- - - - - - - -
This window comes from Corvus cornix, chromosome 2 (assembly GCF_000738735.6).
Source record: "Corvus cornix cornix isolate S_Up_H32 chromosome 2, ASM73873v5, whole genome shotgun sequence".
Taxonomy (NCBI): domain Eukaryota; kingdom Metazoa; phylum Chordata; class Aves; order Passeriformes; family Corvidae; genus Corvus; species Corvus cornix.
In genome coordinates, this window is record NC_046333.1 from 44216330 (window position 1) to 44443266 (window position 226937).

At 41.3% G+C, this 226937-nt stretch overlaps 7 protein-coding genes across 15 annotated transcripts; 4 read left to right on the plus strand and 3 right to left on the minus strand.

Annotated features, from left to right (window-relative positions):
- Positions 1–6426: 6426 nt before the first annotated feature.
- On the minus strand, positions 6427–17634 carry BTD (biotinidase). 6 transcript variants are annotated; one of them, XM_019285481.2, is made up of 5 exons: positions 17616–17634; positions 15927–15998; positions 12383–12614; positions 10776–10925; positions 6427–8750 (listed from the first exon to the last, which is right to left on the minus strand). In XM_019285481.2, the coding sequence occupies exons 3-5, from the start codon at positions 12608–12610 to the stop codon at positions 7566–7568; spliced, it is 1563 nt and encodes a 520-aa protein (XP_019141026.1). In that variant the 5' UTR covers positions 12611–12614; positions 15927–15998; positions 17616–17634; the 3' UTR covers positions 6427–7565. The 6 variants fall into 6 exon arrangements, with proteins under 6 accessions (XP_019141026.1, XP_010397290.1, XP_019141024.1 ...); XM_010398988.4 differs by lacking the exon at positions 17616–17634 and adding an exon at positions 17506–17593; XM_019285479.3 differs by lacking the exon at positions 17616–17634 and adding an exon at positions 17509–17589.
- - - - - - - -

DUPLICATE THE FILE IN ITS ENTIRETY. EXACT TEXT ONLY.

This window comes from Corvus cornix, chromosome 2 (assembly GCF_000738735.6).
Source record: "Corvus cornix cornix isolate S_Up_H32 chromosome 2, ASM73873v5, whole genome shotgun sequence".
Taxonomy (NCBI): domain Eukaryota; kingdom Metazoa; phylum Chordata; class Aves; order Passeriformes; family Corvidae; genus Corvus; species Corvus cornix.
In genome coordinates, this window is record NC_046333.1 from 44216330 (window position 1) to 44443266 (window position 226937).

At 41.3% G+C, this 226937-nt stretch overlaps 7 protein-coding genes across 15 annotated transcripts; 4 read left to right on the plus strand and 3 right to left on the minus strand.

Annotated features, from left to right (window-relative positions):
- Positions 1–6426: 6426 nt before the first annotated feature.
- On the minus strand, positions 6427–17634 carry BTD (biotinidase). 6 transcript variants are annotated; one of them, XM_019285481.2, is made up of 5 exons: positions 17616–17634; positions 15927–15998; positions 12383–12614; positions 10776–10925; positions 6427–8750 (listed from the first exon to the last, which is right to left on the minus strand). In XM_019285481.2, the coding sequence occupies exons 3-5, from the start codon at positions 12608–12610 to the stop codon at positions 7566–7568; spliced, it is 1563 nt and encodes a 520-aa protein (XP_019141026.1). In that variant the 5' UTR covers positions 12611–12614; positions 15927–15998; positions 17616–17634; the 3' UTR covers positions 6427–7565. The 6 variants fall into 6 exon arrangements, with proteins under 6 accessions (XP_019141026.1, XP_010397290.1, XP_019141024.1 ...); XM_010398988.4 differs by lacking the exon at positions 17616–17634 and adding an exon at positions 17506–17593; XM_019285479.3 differs by lacking the exon at positions 17616–17634 and adding an exon at positions 17509–17589.